ConocoPhillips, based in Houston, said that because of planned maintenance, downtime at some facilities, and seasonal issues in the second and third quarters of 2013, it expects full-year production from continuing operations of 1.48 million to 1.53 million barrels of oil equivalent per day. Full-year 2012 production was 1.58 million barrels per day. The muted outlook came as the company reported that its fourth-quarter profit fell nearly 58 percent. The decline partly reflected the spinoff of downstream businesses that were included in the year-ago results. The spinoff of the new Phillips 66 removed ConocoPhillips from the ranks of integrated, Big Oil rivals, against which it’s been measured in the past.

ConocoPhillips earned $1.43 billion, or $1.16 a share, in the final three months of 2012, compared to a profit of $3.39 billion, or $2.56 a share, for the same period a year earlier when results included earnings from the spun-off downstream businesses. Excluding one-time items, fourth-quarter adjusted earnings were $1.43 per share. Revenue for the period was $16.4 billion, compared with $16.1 billion a year earlier. For all of 2012, the company earned $8.43 billion, or $6.72 a share, compared with full-year 2011 earnings of $12.44 billion, or $8.97 a share. The 2011 profit included 12 months of downstream earnings, and the 2012 figure included the four months of combined earnings before the spinoff of the new Phillips 66.

Royal Dutch Shell, based in the Netherlands with its U.S. headquarters in Houston, posted a 2.6 percent rise in fourth-quarter net earnings. The results fell short of expectations. Its production rose in the fourth quarter, but expense,s including its problem-plagued initial foray into Alaskan Arctic waters, took a toll on the bottom line. It plans to continue with its aggressive investment programs in the year ahead.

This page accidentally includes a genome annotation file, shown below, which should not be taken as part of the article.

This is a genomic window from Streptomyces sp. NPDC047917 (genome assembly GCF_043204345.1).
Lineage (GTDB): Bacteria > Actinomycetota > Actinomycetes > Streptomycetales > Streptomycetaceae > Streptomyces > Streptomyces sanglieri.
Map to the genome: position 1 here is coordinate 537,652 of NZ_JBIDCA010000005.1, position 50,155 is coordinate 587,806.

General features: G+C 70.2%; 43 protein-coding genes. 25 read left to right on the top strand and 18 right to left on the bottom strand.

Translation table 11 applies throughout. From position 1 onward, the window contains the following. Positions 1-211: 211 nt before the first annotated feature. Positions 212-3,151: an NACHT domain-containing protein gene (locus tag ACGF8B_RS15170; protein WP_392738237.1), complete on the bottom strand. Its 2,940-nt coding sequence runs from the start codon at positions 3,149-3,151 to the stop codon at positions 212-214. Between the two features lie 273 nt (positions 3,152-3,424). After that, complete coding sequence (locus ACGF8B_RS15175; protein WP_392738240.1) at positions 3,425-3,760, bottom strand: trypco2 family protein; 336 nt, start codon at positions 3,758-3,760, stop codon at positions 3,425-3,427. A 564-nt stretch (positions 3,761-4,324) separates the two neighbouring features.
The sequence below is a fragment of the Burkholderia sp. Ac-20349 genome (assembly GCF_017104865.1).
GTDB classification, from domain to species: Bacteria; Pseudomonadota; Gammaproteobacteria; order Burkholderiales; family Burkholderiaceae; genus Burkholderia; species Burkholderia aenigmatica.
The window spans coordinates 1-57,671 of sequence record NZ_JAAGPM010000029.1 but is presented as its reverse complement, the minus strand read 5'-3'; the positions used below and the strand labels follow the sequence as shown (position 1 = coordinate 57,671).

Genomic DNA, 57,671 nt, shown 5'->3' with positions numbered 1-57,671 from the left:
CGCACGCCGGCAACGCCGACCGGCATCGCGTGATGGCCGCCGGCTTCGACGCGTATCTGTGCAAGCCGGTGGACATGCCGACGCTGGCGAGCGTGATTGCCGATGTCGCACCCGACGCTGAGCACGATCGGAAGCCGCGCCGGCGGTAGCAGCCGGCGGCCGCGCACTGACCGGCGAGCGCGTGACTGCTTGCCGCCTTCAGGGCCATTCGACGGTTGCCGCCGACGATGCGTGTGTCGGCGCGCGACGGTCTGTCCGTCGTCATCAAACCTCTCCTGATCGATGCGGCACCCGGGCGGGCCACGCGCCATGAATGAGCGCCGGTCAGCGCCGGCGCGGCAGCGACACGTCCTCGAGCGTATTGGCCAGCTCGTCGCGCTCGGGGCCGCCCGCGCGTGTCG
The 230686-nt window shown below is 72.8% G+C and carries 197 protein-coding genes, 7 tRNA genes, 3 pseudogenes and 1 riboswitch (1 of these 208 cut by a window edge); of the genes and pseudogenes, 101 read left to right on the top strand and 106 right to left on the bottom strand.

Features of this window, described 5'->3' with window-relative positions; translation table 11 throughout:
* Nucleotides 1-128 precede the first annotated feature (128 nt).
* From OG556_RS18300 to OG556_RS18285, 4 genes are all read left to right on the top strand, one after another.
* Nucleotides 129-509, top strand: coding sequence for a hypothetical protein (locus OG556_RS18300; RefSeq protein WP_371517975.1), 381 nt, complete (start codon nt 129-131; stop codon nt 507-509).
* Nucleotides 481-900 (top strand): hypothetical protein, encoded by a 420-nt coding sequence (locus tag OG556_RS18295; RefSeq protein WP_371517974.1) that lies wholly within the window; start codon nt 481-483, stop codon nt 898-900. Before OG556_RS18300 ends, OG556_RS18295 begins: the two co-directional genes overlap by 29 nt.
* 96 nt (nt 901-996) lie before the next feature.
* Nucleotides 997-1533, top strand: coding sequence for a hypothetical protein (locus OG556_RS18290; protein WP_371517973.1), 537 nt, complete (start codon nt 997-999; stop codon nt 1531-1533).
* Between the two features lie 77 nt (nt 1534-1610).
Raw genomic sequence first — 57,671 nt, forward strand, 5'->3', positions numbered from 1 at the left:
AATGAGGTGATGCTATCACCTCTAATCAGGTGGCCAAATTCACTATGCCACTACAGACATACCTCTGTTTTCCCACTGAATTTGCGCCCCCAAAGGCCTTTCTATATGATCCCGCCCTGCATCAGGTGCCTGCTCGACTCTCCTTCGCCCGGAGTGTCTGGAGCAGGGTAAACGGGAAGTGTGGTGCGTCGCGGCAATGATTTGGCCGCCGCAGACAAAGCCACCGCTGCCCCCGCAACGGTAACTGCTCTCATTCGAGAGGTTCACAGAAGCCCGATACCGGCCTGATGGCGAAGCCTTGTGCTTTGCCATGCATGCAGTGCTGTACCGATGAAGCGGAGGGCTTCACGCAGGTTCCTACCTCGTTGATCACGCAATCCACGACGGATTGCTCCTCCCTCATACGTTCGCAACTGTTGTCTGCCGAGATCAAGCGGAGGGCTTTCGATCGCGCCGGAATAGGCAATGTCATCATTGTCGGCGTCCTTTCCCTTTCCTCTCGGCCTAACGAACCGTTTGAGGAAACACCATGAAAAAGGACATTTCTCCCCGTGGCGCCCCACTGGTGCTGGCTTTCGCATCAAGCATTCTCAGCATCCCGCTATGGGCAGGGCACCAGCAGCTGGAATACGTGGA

The company reported $6.67 billion in fourth-quarter profit, or $1.06 a share, compared with a profit of $6.5 billion, or $1.04 a share, in the same period the previous year. Revenue in the quarter was $118.05 billion, compared with $115.58 billion in the year-ago quarter. Shell earned $26.59 billion, or $4.24 a share, in 2012, compared with $30.92 billion, or $4.97 a share, in 2011. Twelve-month revenue came to $467.15 billion, compared with $470.17 billion in 2011.  Shell plans to use ambitious exploration strategies to achieve its goals, and has spent more than $5 billion on its Arctic exploration activities.

Conclusion

In comparison to Conocophillips and Royal Dutch Shell, I believe that ExxonMobil is the world’s best-run integrated oil company, based on its track record of superior returns on capital. The company boasts diversified operations across the world, with several new projects coming online through 2013.

The company’s efforts to build an unconventional resource portfolio both in North America and overseas aims at increasing production through increased exposure to large energy resources with long reserve life and low field declines. Despite the collapse in natural gas prices, ExxonMobil expects unconventional gas to play a dominant role in future supplies, owing to the rapid decline in conventional production.  Its strength lies in its balanced operations, strong financial flexibility, and continuous improvement on efficiency and cost control. 

With the energy sector acting as a defining catalyst for economic growth, Exxon is a good investment at its current price.


Aakanksha19 has no position in any stocks mentioned. The Motley Fool has no position in any of the stocks mentioned. Try any of our Foolish newsletter services free for 30 days. We Fools may not all hold the same opinions, but we all believe that considering a diverse range of insights makes us better investors. The Motley Fool has a disclosure policy. Is this post wrong? Click here. Think you can do better? Join us and write your own!